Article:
Click for next page ( 91


The National Academies | 500 Fifth St. N.W. | Washington, D.C. 20001
Copyright © National Academy of Sciences. All rights reserved.
Terms of Use and Privacy Statement



Below are the first 10 and last 10 pages of uncorrected machine-read text (when available) of this chapter, followed by the top 30 algorithmically extracted key phrases from the chapter as a whole.
Intended to provide our own search engines and external engines with highly rich, chapter-representative searchable text on the opening pages of each chapter. Because it is UNCORRECTED material, please consider the following text as a useful but insufficient proxy for the authoritative book pages.

Do not use for reproduction, copying, pasting, or reading; exclusively for search engines.

OCR for page 90
E-1 APPENDIX E USER HEALTH BENEFITS The benefits of physical activity in enhancing overall health are These reports from various state agencies are complemented well established. Physical activity reduces the risk of chronic diseases with more academically oriented research. For example, Colditz including coronary heart disease (170, 205209), hypertension (210), (101) reviewed past literature on the economic costs of inactivity Type II (non-insulin dependent) diabetes mellitus (211, 212), osteo- and concluded that the direct costs for those individuals reporting porosis (213, 214), cancer (215217) and mental illness (95, 218220). lack of physical activity was estimated to average approximately Inversely, reduced levels of physical activity are also associated with $128 per person. A separate analysis by Pratt et al. (102) analyzed mortality rates in general (221223). a stratified sample of 35,000 Americans from the 1987 national The task of attaching monetary amounts to levels of physical Medical Expenditures Survey. Examining the direct medical costs activity is a more challenging endeavor. One attempt to this gen- of men and women who reported physical activity versus those who eral inquiry has been completed by Wang et al. (93) who derived did not reveals that the mean net annual benefit of physical activ- cost-effectiveness measures of bicycle/pedestrian trails by divid- ity was $330 per person in 1987 dollars. An alternative method ing the costs of trail development and maintenance by selected used a cost-of-illness approach to attribute a proportion of medical physical activity-related outcomes of the trails (e.g., number of and pharmacy costs for specific diseases to physical inactivity in trail users). The average annual cost for persons becoming more 2001 (97). The authors first identified medical conditions associ- physically active was found to be $98; the cost was $142 for per- ated with physical inactivity and then collected claims data related sons who are active for general health, and $884 for persons who to those conditions from approximately 1.6 million patients 16 and are active for weight loss. older from a large, Midwest health plan. While the resulting con- Estimating the effect of physical activity on direct medical ditions from lack of physical inactivity include depression, colon costs is a strategy more often employed, though considerably less cancer, heart disease, osteoporosis, and stroke, the results from this straightforward. Part of the reason for ambiguity in this line of study conclude that claims costs at the health plan attributable to research is that an unsettled question looms as to how much phys- physical inactivity translates to $57 per member. One challenge of ical activity is required to realize certain health benefits (i.e., what these analyses is the decision regarding whether or not to include is the elasticity?) (88, 94, 95). In the field of public health, this diseases causally related to obesity or not. The Garrett paper did matter is often approached from the perspective of dose-response not, which may account for the lower estimates of cost of inactiv- relationships. The aim is to learn what change in amount, inten- ity per person. sity, or duration of exposure (in this case, cycling) is associated A different approach than the dichotomized strategy estimates with a change in risk of a specified outcome (in this case, cost of the impact of different modifiable health risk behaviors and mea- health care). sures their impact on health care expenditures. After gathering Existing literature examining relationships between levels of information from more than 61,500 employees of six employers physical activity and health costs varies considerably in methodol- gathered over a five-year study period, Goetzel et al. (87) focused ogy and scope. The majority of existing studies pursue a dichot- on a cohort of just over 46,000 employees, one-third of whom omized approach, separating respondents into two classes: those that satisfy the accepted "dose" of 30 minutes per day for five days were considered to be sedentary (or inactive). The analysis found and those who do not. In this first group of studies, there are at least that a "risk-free" individual incurred approximately $1,166 in five statewide reports whose methodology and assumptions are rel- average annual medical expenditures while those with poor health atively general in nature. In most cases, estimates are derived from habits had average annual medical expenditures of more than an aggregation of medical expenditures that can in some form be $3,800. Thus, they estimated the per-capita annual impact of poor traced back to physical inactivity. For example, a study commis- exercise habits to be approximately $172. Pronk et al. (89) also sioned by the Michigan Fitness Foundation (96) concentrated on identify the relationship between modifiable health risks and short- the economic costs to the residents of Michigan. The authors used term health care charges. This research surveyed a random sample estimates (acknowledged to be conservative) to derive direct costs of 5,689 adults aged 40 years or older enrolled in a Minnesota (e.g., medical care, workers' compensation, lost productivity) and health plan. Multivariate analysis on the modifiable health risks indirect costs (e.g., inefficiencies associated with replacement (diabetes, heart disease, body mass index, physical activity and workers). The final amount totaled $8.9 billion in 2003 ($1,175 per smoking status) concluded that an additional day of physical activ- resident). A 2002 report from the Minnesota Department of Health ity (above zero) would yield a 4.7 percent reduction in charges (or (97) estimates that in 2000, $495 million was spent treating dis- a $27.99 reduction). The overarching result of the study is that eases and conditions that would be avoided if all Minnesotans were obesity costs approximately $135 per member per year, and those physically active. This amount converts to over $100 per resident. with low fitness (inactivity) cost approximately $176 per member Additional reports claim that too little physical activity was per year. responsible for an estimated $84.5 million ($19 per capita) in hospi- From this discussion, a couple of matters stand out with respect to tal charges in Washington State (98), $104 million ($78 per capita) in understanding such relationships and ultimately informing applica- South Carolina (99), and $477 million in hospital charges in Georgia ble methods. First, annual per capita cost savings vary between $19 ($79 per capita) (100). and $1,175 with a median value of $128 (see Table 25). Second,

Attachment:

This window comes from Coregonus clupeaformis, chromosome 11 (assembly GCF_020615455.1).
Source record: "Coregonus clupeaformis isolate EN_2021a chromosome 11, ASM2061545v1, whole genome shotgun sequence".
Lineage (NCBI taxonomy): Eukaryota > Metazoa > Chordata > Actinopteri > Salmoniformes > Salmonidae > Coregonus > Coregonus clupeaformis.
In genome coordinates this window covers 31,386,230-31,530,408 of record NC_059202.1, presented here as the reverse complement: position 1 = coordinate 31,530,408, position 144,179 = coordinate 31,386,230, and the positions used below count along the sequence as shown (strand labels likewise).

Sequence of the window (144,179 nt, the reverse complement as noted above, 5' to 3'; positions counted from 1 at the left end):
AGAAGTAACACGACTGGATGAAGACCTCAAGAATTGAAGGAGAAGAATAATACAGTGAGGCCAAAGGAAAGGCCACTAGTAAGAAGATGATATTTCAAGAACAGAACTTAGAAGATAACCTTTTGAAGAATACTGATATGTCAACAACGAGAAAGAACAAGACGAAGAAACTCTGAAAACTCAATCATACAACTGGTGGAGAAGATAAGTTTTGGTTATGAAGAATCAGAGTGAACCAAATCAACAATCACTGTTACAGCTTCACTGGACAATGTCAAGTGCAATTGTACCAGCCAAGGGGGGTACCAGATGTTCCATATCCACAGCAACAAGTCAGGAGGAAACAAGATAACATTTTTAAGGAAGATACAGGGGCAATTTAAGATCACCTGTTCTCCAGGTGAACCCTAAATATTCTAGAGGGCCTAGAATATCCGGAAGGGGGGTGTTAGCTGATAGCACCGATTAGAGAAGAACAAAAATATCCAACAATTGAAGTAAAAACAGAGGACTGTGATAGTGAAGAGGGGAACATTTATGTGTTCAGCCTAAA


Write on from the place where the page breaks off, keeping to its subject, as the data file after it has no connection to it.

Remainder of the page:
OCR for page 90
E-2 TABLE 25 Estimated annual per capita cost savings some studies are disaggregate in nature and estimate costs by in- (direct and/or indirect) of physical activity (103) patient, outpatient, and pharmacy claims; others compare average Study/Agency Per Capita Cost Savings ($) healthcare expenditures of physically active versus inactive indi- Washington State Department of Health 19 viduals. Third, some use a dichotomized approach to operational- Garrett et al. 57 ize physically active individuals while others employ a modifiable South Carolina Department of Health 78 Georgia Department of Human health risks approach and do so in a relatively continuous scale. The 79 Resources studies are difficult to compare because some include different Colditz (1999) 92 conditions, outpatient and pharmacy costs, and actual paid amounts Minnesota Department of Health >100 Goetz et al. 172 rather than charges. Nonetheless, existing literature provides ade- Pronk et al. 176 quate, though developing, methodologies for estimating the public Pratt 330 health impact of bicycle facilities in terms of economic impacts. Michigan Fitness Foundation 1,175